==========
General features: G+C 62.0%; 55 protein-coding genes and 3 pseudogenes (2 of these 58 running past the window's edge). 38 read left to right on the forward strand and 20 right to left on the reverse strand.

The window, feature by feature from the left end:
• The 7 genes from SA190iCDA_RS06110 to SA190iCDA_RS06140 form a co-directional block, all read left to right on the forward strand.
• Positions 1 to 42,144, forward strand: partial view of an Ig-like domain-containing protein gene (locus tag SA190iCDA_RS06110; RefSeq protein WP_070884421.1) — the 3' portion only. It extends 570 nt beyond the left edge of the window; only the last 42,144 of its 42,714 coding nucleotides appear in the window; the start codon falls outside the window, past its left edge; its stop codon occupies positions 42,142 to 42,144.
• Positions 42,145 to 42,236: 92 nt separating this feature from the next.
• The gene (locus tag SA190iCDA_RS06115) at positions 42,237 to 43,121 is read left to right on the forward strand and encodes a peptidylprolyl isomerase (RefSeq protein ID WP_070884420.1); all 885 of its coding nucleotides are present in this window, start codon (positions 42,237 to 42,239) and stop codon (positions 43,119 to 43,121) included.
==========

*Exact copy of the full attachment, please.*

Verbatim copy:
General features: G+C 62.0%; 55 protein-coding genes and 3 pseudogenes (2 of these 58 running past the window's edge). 38 read left to right on the forward strand and 20 right to left on the reverse strand.

The window, feature by feature from the left end:
• The 7 genes from SA190iCDA_RS06110 to SA190iCDA_RS06140 form a co-directional block, all read left to right on the forward strand.
• Positions 1 to 42,144, forward strand: partial view of an Ig-like domain-containing protein gene (locus tag SA190iCDA_RS06110; RefSeq protein WP_070884421.1) — the 3' portion only. It extends 570 nt beyond the left edge of the window; only the last 42,144 of its 42,714 coding nucleotides appear in the window; the start codon falls outside the window, past its left edge; its stop codon occupies positions 42,142 to 42,144.
• Positions 42,145 to 42,236: 92 nt separating this feature from the next.
• The gene (locus tag SA190iCDA_RS06115) at positions 42,237 to 43,121 is read left to right on the forward strand and encodes a peptidylprolyl isomerase (RefSeq protein ID WP_070884420.1); all 885 of its coding nucleotides are present in this window, start codon (positions 42,237 to 42,239) and stop codon (positions 43,119 to 43,121) included.